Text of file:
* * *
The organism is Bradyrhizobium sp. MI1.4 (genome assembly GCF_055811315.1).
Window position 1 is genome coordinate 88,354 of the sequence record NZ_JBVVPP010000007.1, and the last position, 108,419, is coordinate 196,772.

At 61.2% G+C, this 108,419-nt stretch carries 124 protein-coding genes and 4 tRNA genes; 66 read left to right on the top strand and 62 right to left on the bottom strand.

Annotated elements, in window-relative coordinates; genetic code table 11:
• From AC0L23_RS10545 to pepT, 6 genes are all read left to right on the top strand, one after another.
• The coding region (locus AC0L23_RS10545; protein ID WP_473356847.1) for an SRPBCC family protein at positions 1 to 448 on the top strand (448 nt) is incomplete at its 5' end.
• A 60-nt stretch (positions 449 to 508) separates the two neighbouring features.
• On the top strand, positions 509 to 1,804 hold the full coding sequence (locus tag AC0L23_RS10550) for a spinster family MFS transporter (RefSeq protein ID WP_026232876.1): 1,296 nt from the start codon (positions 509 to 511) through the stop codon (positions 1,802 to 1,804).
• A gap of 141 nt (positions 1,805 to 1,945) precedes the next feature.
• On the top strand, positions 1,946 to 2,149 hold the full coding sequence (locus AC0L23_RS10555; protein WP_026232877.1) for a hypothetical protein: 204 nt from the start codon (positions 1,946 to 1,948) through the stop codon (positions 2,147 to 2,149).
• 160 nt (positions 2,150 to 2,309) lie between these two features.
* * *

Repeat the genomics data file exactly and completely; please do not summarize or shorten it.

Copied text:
The organism is Bradyrhizobium sp. MI1.4 (genome assembly GCF_055811315.1).
Window position 1 is genome coordinate 88,354 of the sequence record NZ_JBVVPP010000007.1, and the last position, 108,419, is coordinate 196,772.

At 61.2% G+C, this 108,419-nt stretch carries 124 protein-coding genes and 4 tRNA genes; 66 read left to right on the top strand and 62 right to left on the bottom strand.

Annotated elements, in window-relative coordinates; genetic code table 11:
• From AC0L23_RS10545 to pepT, 6 genes are all read left to right on the top strand, one after another.
• The coding region (locus AC0L23_RS10545; protein ID WP_473356847.1) for an SRPBCC family protein at positions 1 to 448 on the top strand (448 nt) is incomplete at its 5' end.
• A 60-nt stretch (positions 449 to 508) separates the two neighbouring features.
• On the top strand, positions 509 to 1,804 hold the full coding sequence (locus tag AC0L23_RS10550) for a spinster family MFS transporter (RefSeq protein ID WP_026232876.1): 1,296 nt from the start codon (positions 509 to 511) through the stop codon (positions 1,802 to 1,804).
• A gap of 141 nt (positions 1,805 to 1,945) precedes the next feature.
• On the top strand, positions 1,946 to 2,149 hold the full coding sequence (locus AC0L23_RS10555; protein WP_026232877.1) for a hypothetical protein: 204 nt from the start codon (positions 1,946 to 1,948) through the stop codon (positions 2,147 to 2,149).
• 160 nt (positions 2,150 to 2,309) lie between these two features.